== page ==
Heretics by Carool Kersten
In 2009, the Moroccan-born Anouar Majid, a professor of English at the University of New England in Maine, capped off his earlier pleas for a critical rethinking of the rhetorical use of religion and the political exploitation of national and civilisational heritages with A Call to Heresy: Why Dissent is Vital to Islam and America. A highly personal meditation building on his earlier writings on the place of Muslims in a postcolonial and polycentric world, the book’s intentionally provocative title does not imply a rejection of Islam. On the contrary, it is meant to give Muslims a morale boost to face the challenge of modernity without fear. Majid contends that Muslims have the emotional and intellectual maturity to ‘confront their own contradictions’. They should display a confidence that ‘is robust enough to allow for troubling questions to be raised’.
Majid’s invitation to entertain heretical views by equating them with dissenting opinions is not new. In fact, his stance is reminiscent of the one taken by Peter Berger in The Heretical Imperative. Returning to the etymological origins of the word ‘heresy’ – from the Greek word hairein, which means ‘to choose’ – Berger takes it as his point of departure to interrogate the theological possibilities offered by liberal Protestantism‘s openness towards human experience. Confronted with the plurality of worldviews that is the hallmark of modernity, humankind must shift from a resigned acceptance of fate towards an ability to make considered choices, relying on the human faculty of thought and reflection. It is very much the same for Majid: ‘modernity, in its Islamic sense, is no more than embracing the right critical method and ensuring a society that doesn’t punish difference or proscribe intellectual pluralism’.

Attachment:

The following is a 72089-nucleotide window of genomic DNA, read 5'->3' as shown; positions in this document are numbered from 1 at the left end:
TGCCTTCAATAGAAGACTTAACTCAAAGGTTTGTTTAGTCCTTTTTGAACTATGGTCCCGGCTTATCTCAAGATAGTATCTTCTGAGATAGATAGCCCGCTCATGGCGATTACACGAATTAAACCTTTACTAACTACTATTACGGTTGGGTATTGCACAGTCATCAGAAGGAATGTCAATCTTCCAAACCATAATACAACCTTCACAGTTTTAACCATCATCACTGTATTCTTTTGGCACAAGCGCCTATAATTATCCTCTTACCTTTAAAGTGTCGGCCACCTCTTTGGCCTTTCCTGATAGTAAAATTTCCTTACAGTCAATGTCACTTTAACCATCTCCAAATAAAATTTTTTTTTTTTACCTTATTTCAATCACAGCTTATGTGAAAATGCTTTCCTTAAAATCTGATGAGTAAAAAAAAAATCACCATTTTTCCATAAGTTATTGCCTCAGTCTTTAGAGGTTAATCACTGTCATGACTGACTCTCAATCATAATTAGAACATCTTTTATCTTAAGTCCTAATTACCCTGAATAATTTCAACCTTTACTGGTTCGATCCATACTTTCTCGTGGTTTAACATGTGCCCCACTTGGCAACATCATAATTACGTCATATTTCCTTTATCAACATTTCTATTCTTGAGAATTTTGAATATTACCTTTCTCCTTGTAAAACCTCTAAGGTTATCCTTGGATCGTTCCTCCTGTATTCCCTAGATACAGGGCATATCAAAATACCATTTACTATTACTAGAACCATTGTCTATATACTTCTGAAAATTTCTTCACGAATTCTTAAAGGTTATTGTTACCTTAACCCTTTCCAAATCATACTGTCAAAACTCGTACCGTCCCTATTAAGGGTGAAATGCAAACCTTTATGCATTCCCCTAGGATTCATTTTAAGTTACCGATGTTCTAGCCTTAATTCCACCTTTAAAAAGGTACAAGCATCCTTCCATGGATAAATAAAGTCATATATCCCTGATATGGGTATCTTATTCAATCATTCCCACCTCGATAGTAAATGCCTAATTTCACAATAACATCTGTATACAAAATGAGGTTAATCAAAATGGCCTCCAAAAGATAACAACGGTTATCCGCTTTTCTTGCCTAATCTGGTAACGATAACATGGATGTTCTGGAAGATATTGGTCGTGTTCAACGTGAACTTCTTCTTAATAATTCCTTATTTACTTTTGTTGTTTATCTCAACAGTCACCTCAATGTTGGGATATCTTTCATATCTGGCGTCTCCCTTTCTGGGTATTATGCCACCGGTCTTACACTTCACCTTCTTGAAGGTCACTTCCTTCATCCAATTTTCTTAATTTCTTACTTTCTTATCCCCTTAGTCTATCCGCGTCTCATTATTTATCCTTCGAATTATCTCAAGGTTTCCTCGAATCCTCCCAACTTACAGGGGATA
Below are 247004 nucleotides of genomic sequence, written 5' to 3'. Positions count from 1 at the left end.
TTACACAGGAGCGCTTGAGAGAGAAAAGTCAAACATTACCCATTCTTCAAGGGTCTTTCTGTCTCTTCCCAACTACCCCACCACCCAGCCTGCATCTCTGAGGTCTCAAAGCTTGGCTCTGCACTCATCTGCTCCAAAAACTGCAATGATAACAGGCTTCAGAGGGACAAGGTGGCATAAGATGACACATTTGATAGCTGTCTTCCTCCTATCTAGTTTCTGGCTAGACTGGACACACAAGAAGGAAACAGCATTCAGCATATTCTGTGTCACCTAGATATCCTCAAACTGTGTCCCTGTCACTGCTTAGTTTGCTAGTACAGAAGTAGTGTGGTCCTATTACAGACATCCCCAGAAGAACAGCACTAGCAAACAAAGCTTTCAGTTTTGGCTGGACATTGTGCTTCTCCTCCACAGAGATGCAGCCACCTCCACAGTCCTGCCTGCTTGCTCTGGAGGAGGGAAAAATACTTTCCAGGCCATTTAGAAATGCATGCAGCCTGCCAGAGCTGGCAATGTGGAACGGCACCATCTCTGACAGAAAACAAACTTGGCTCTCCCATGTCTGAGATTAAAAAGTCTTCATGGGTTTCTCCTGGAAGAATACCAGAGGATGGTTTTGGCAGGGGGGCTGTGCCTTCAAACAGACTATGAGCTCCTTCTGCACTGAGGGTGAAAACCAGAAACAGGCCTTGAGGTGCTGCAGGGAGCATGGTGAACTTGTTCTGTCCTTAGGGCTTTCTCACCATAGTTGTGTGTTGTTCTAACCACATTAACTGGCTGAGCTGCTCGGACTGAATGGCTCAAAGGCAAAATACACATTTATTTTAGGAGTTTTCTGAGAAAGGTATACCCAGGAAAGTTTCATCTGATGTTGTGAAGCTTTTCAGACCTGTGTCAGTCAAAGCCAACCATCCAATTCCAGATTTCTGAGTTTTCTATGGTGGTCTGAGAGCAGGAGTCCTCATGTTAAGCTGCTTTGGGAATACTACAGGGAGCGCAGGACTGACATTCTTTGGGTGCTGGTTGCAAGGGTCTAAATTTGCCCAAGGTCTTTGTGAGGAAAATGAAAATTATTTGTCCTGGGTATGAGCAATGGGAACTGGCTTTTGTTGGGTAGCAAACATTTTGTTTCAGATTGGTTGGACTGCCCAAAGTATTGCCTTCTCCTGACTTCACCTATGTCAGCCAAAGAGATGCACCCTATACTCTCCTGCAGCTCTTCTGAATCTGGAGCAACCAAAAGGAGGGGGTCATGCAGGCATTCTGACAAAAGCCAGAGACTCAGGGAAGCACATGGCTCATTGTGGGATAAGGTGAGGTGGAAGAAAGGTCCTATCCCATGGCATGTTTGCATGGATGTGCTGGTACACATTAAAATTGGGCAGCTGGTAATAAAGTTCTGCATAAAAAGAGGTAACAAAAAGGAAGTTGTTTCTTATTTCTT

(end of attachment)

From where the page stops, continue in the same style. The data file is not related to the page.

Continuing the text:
Historically, the introduction of critical thinking into religious discourses has always been controversial and not exactly risk-free. However, in a review of Majid’s book, the American anthropologist of Islam Daniel Varisco also notes that ‘the ashes of the heretics … have bred significant reforms to bring religious traditions into relative harmony with the inevitable pace of culture change’.
The animosity towards religious dissent is not surprising. Calling into question people’s most deeply-felt convictions will obviously invite hostile reactions on the part of believers who feel threatened by ideas that undermine their world view. It can also pose a challenge to the authority of religious institutions or establishment figures. This kind of provocation has even graver consequences, because such organisations or individuals have the power and the means to sanction those whom they regard as infringing on what is perceived as an exclusive domain. They simply cannot tolerate ideas impinging on areas which they have declared off-limits to the common believers. The maverick Muslim scholar of Islam Mohammed Arkoun designates those parts of a religious heritage that are excluded from critical examination as ‘the Unthought’.
Usually that is not the end of it. A ‘thought police’, consisting of administrative office holders assisted by a collaborating clerical class, can effectively bar any interrogation of such intellectual no-go areas by defining and formulating an approved and sancti¬fied body of learning. The hegemony of this ‘Official Closed Corpus’ turns everything else into the realm of ‘The Unthinkable’, and critical minds who venture there do so at their own peril.